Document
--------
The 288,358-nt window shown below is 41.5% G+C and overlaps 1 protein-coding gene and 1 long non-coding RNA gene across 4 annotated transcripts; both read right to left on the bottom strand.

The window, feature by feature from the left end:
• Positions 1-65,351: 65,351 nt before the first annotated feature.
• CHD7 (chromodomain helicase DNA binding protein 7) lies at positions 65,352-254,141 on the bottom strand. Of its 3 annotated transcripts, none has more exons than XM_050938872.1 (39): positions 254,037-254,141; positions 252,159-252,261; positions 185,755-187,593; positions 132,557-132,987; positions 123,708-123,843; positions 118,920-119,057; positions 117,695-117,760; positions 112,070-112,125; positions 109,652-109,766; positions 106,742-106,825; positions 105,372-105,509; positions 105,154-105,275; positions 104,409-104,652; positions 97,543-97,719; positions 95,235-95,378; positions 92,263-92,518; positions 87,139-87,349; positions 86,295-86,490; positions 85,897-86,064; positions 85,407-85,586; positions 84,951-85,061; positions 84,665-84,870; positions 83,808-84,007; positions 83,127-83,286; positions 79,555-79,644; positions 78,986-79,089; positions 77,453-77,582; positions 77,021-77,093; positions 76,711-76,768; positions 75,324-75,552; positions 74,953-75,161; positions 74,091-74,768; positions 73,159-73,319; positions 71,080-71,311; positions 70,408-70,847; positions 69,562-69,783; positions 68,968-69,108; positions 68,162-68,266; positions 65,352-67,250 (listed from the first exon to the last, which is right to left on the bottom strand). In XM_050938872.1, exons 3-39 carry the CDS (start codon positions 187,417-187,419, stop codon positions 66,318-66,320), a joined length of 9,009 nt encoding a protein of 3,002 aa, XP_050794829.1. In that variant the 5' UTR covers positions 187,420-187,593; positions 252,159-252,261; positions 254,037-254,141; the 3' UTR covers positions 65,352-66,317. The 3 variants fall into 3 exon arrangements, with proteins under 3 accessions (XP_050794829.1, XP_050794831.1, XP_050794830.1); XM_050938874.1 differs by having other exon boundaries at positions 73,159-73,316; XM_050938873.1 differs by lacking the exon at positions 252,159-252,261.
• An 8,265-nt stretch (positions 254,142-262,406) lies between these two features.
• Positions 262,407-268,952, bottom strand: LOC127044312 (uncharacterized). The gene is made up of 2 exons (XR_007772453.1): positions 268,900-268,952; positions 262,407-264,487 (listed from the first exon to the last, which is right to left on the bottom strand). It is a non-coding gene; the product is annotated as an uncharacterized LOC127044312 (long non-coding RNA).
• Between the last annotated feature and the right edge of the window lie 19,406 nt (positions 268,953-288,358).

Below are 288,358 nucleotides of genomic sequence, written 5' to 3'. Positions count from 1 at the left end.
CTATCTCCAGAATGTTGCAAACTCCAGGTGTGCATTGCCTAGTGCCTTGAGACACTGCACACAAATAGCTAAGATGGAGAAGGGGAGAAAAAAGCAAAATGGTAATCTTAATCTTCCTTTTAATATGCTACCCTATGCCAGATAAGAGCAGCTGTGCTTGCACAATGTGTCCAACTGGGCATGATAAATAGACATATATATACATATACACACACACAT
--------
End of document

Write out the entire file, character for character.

The 288,358-nt window shown below is 41.5% G+C and overlaps 1 protein-coding gene and 1 long non-coding RNA gene across 4 annotated transcripts; both read right to left on the bottom strand.

The window, feature by feature from the left end:
• Positions 1-65,351: 65,351 nt before the first annotated feature.
• CHD7 (chromodomain helicase DNA binding protein 7) lies at positions 65,352-254,141 on the bottom strand. Of its 3 annotated transcripts, none has more exons than XM_050938872.1 (39): positions 254,037-254,141; positions 252,159-252,261; positions 185,755-187,593; positions 132,557-132,987; positions 123,708-123,843; positions 118,920-119,057; positions 117,695-117,760; positions 112,070-112,125; positions 109,652-109,766; positions 106,742-106,825; positions 105,372-105,509; positions 105,154-105,275; positions 104,409-104,652; positions 97,543-97,719; positions 95,235-95,378; positions 92,263-92,518; positions 87,139-87,349; positions 86,295-86,490; positions 85,897-86,064; positions 85,407-85,586; positions 84,951-85,061; positions 84,665-84,870; positions 83,808-84,007; positions 83,127-83,286; positions 79,555-79,644; positions 78,986-79,089; positions 77,453-77,582; positions 77,021-77,093; positions 76,711-76,768; positions 75,324-75,552; positions 74,953-75,161; positions 74,091-74,768; positions 73,159-73,319; positions 71,080-71,311; positions 70,408-70,847; positions 69,562-69,783; positions 68,968-69,108; positions 68,162-68,266; positions 65,352-67,250 (listed from the first exon to the last, which is right to left on the bottom strand). In XM_050938872.1, exons 3-39 carry the CDS (start codon positions 187,417-187,419, stop codon positions 66,318-66,320), a joined length of 9,009 nt encoding a protein of 3,002 aa, XP_050794829.1. In that variant the 5' UTR covers positions 187,420-187,593; positions 252,159-252,261; positions 254,037-254,141; the 3' UTR covers positions 65,352-66,317. The 3 variants fall into 3 exon arrangements, with proteins under 3 accessions (XP_050794829.1, XP_050794831.1, XP_050794830.1); XM_050938874.1 differs by having other exon boundaries at positions 73,159-73,316; XM_050938873.1 differs by lacking the exon at positions 252,159-252,261.
• An 8,265-nt stretch (positions 254,142-262,406) lies between these two features.
• Positions 262,407-268,952, bottom strand: LOC127044312 (uncharacterized). The gene is made up of 2 exons (XR_007772453.1): positions 268,900-268,952; positions 262,407-264,487 (listed from the first exon to the last, which is right to left on the bottom strand). It is a non-coding gene; the product is annotated as an uncharacterized LOC127044312 (long non-coding RNA).
• Between the last annotated feature and the right edge of the window lie 19,406 nt (positions 268,953-288,358).

Below are 288,358 nucleotides of genomic sequence, written 5' to 3'. Positions count from 1 at the left end.
CTATCTCCAGAATGTTGCAAACTCCAGGTGTGCATTGCCTAGTGCCTTGAGACACTGCACACAAATAGCTAAGATGGAGAAGGGGAGAAAAAAGCAAAATGGTAATCTTAATCTTCCTTTTAATATGCTACCCTATGCCAGATAAGAGCAGCTGTGCTTGCACAATGTGTCCAACTGGGCATGATAAATAGACATATATATACATATACACACACACAT